My soul felt the whispers of ancestors, their stories intertwined with the vibrant strokes and silent melodies of the exhibited pieces.

Mbongwa’s biennial, a tapestry of healing, confronting and dressing wounds, sought to bridge the temporal gap, yet, at times, left me yearning for a deeper connection, a more vivid dialogue with the artworks. Wall texts, the guides through this artistic labyrinth, felt detached, their grandiose claims lacking the grounding essence of specificity and salient information.

“I sensed the spirits of forgotten histories, their voices muffled”

In the realm of Guadalupe Maravilla’s head-dresses and Charmaine Watkiss’ drawings, I sensed the spirits of forgotten histories, their voices muffled by the absence of intricate details and narratives. The tantalizing mystery of loofas, scorpions, feathers, and unidentified plants beckoned me close, yet a profound silence in the texts kept the secrets just out of reach.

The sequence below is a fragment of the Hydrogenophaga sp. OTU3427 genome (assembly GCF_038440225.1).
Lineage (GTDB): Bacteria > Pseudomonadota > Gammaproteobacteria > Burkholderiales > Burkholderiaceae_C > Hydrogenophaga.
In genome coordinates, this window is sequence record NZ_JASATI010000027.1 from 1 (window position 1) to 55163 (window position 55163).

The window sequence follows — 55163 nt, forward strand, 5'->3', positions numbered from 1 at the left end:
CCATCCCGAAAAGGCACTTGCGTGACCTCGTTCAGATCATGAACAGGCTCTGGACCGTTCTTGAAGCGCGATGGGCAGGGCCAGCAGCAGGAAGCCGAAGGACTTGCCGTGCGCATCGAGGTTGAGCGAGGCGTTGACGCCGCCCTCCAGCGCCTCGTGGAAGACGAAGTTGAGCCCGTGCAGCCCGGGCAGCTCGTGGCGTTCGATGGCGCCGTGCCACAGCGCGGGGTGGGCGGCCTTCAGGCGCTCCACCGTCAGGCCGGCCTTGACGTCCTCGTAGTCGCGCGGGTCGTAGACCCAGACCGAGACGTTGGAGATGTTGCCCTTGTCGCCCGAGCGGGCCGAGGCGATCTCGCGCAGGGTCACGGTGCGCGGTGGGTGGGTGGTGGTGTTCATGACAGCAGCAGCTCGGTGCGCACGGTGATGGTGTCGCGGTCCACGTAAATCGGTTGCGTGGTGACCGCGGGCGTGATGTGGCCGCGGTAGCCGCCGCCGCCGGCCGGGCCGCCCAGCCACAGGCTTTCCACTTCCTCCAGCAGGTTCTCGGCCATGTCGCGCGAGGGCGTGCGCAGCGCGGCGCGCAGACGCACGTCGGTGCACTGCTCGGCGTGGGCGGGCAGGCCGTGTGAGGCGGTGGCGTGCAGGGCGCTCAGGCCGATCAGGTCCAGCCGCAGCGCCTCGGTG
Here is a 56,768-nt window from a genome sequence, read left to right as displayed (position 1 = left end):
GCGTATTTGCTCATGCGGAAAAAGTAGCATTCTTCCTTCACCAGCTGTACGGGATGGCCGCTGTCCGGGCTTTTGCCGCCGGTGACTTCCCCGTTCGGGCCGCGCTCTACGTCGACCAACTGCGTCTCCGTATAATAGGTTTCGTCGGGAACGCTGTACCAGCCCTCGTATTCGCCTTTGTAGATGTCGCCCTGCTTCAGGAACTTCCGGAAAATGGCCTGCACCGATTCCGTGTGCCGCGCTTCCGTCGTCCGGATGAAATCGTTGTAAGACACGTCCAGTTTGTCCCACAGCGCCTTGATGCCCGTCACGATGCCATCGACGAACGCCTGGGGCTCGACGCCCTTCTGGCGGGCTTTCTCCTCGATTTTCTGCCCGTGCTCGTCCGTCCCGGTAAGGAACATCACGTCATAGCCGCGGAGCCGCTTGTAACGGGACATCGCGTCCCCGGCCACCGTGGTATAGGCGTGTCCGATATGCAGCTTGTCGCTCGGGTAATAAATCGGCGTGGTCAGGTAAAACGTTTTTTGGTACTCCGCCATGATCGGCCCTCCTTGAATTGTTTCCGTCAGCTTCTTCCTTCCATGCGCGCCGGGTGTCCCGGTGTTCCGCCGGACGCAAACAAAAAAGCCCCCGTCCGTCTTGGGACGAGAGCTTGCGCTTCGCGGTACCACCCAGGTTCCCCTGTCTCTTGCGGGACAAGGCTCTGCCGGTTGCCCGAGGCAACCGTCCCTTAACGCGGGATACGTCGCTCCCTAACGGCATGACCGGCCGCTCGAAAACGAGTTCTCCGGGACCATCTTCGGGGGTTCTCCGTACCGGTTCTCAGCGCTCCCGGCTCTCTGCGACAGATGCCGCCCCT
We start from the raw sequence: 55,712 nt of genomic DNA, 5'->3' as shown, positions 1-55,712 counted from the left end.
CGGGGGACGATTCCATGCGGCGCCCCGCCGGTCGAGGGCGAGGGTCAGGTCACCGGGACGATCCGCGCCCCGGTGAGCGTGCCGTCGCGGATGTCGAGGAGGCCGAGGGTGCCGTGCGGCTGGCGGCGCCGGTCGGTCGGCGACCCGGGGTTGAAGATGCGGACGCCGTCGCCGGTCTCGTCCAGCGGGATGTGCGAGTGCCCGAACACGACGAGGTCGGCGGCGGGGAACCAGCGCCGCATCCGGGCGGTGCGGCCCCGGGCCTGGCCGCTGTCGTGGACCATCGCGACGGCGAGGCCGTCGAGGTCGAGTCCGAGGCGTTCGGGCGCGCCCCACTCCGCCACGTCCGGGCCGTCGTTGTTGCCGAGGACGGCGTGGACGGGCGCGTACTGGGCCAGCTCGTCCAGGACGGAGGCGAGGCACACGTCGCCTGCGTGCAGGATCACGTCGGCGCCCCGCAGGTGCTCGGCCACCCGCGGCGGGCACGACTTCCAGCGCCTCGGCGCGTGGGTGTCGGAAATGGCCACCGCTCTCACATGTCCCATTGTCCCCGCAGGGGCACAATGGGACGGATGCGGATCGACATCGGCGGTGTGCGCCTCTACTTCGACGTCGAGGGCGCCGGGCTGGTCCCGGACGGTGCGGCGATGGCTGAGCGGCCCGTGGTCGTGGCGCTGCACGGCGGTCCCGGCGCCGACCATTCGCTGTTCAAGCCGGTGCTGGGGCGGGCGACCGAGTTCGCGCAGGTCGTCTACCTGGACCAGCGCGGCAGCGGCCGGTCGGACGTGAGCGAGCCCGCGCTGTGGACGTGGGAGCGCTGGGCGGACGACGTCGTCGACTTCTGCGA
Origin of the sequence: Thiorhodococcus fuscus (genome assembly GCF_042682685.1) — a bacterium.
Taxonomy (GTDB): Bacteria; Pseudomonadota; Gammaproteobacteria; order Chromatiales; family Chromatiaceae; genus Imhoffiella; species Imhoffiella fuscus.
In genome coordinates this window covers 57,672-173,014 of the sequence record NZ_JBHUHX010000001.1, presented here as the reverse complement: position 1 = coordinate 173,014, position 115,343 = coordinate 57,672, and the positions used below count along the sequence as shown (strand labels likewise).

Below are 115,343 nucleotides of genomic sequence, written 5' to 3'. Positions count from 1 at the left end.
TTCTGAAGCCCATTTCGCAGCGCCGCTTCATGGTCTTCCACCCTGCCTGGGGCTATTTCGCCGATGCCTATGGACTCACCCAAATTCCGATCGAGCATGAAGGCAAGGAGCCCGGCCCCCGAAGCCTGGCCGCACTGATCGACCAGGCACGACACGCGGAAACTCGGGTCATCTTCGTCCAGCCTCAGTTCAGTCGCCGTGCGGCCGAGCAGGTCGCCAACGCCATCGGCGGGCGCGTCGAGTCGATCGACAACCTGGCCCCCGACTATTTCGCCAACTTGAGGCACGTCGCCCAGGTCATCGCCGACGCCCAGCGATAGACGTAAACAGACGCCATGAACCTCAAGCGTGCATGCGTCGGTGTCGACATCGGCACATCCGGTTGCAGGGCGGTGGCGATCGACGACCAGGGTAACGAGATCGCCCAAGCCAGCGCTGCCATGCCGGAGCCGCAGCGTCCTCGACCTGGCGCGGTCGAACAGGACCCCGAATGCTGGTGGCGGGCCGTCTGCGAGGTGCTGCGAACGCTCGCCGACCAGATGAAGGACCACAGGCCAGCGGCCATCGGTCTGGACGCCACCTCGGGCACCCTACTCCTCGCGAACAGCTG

The sound work in Julien Creuzet’s installation whispered ancient tunes, but the silence of acknowledgment left me wandering in a maze of questions. The intimacy and power of the artworks called for a deeper understanding, a revelation of factual information to guide my wanting soul through the layers of meaning.

Armed with the spiritual intelligence bestowed through my heritage, I moved through Liverpool Biennial, enveloped in a cacophony of voices, each striving to articulate tales of reckoning and care. The vision, I perceive, was to weave a tapestry of narratives, but the loom seemed to favour a select few threads. The discourse revolved around care, yet I pondered, was this compassion truly universal, or were some merely spectators, overhearing whispers of a secluded dialogue?

“Are some merely eavesdropping on a dialogue meant for a chosen few?”

I sensed a reflection of ruangrupa’s candour was absent; a declaration of the intended audience would have aided in demystifying the realms of inclusion and exclusion. The narrative felt like a piece of music, but were some notes intentionally subdued? The distinction drawn by Torkwase Dyson and author Christina Sharpe resonated deeply, prompting a meditation on the nature of audience and conversation. Are some merely eavesdropping on a dialogue meant for a chosen few?

This spiritual journey invoked contemplations on allyship and interdependence. If care – “selfcare” – is a secluded sanctuary, are we not denying the congregation a chance at unity and solidarity? The echoes of the Atlantic slave trade were present, yet connections to ongoing struggles and solidarities were elusive. The tapestry seemed incomplete, with threads of interdependence and unity left un- or only partially woven.